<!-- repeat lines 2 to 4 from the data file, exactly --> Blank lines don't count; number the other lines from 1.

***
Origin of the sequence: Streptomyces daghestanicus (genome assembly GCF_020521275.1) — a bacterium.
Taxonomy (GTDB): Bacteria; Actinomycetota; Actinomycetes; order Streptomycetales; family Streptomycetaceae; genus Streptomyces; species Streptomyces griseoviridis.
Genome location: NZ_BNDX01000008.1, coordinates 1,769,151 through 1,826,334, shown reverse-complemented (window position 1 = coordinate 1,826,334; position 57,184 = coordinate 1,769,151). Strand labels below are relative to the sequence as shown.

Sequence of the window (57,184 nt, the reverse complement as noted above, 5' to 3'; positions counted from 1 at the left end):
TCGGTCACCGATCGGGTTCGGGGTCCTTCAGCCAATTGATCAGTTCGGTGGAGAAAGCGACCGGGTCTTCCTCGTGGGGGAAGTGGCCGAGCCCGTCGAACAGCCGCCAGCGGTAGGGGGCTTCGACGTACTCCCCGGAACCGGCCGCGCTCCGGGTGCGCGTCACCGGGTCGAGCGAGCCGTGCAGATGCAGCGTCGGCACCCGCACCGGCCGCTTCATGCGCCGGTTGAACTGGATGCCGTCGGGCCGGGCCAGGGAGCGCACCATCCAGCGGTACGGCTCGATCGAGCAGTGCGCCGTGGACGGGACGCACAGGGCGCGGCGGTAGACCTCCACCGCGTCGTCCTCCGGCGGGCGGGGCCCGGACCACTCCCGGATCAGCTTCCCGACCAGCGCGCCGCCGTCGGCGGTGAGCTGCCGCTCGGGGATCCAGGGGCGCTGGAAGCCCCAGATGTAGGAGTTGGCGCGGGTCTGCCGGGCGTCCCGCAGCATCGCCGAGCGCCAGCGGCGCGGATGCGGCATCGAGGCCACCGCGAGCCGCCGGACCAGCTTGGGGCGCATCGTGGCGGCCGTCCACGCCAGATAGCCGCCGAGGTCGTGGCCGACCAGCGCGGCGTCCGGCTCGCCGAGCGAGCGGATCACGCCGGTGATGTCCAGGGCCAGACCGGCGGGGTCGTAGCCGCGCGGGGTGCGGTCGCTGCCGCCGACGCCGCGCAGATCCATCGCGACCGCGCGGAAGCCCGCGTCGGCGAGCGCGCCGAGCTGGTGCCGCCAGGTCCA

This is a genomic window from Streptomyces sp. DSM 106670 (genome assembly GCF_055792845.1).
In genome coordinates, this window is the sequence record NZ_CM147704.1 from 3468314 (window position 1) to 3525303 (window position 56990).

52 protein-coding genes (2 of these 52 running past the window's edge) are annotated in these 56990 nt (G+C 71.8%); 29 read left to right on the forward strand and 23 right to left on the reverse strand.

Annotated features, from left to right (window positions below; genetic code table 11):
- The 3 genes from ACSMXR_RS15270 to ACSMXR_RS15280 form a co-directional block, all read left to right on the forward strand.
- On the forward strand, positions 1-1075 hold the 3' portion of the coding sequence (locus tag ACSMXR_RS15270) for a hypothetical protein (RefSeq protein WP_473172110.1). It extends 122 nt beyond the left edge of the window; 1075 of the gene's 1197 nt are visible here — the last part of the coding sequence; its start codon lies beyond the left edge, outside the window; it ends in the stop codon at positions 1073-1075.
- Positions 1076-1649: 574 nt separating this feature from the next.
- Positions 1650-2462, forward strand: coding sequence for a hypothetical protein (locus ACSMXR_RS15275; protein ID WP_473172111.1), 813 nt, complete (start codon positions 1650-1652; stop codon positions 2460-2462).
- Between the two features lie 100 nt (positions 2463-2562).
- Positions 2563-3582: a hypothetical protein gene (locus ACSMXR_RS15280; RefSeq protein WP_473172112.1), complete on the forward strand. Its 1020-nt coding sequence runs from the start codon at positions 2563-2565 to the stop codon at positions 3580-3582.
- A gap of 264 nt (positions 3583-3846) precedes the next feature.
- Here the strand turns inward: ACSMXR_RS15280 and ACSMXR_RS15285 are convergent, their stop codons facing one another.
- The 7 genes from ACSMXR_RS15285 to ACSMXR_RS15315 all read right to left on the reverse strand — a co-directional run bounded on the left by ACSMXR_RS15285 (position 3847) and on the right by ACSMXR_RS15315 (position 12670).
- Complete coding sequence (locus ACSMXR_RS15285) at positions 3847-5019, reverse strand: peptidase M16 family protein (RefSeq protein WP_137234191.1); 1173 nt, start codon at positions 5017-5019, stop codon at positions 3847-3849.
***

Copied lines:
Taxonomy (GTDB): Bacteria; Actinomycetota; Actinomycetes; order Streptomycetales; family Streptomycetaceae; genus Streptomyces; species Streptomyces griseoviridis.
Genome location: NZ_BNDX01000008.1, coordinates 1,769,151 through 1,826,334, shown reverse-complemented (window position 1 = coordinate 1,826,334; position 57,184 = coordinate 1,769,151). Strand labels below are relative to the sequence as shown.

Sequence of the window (57,184 nt, the reverse complement as noted above, 5' to 3'; positions counted from 1 at the left end):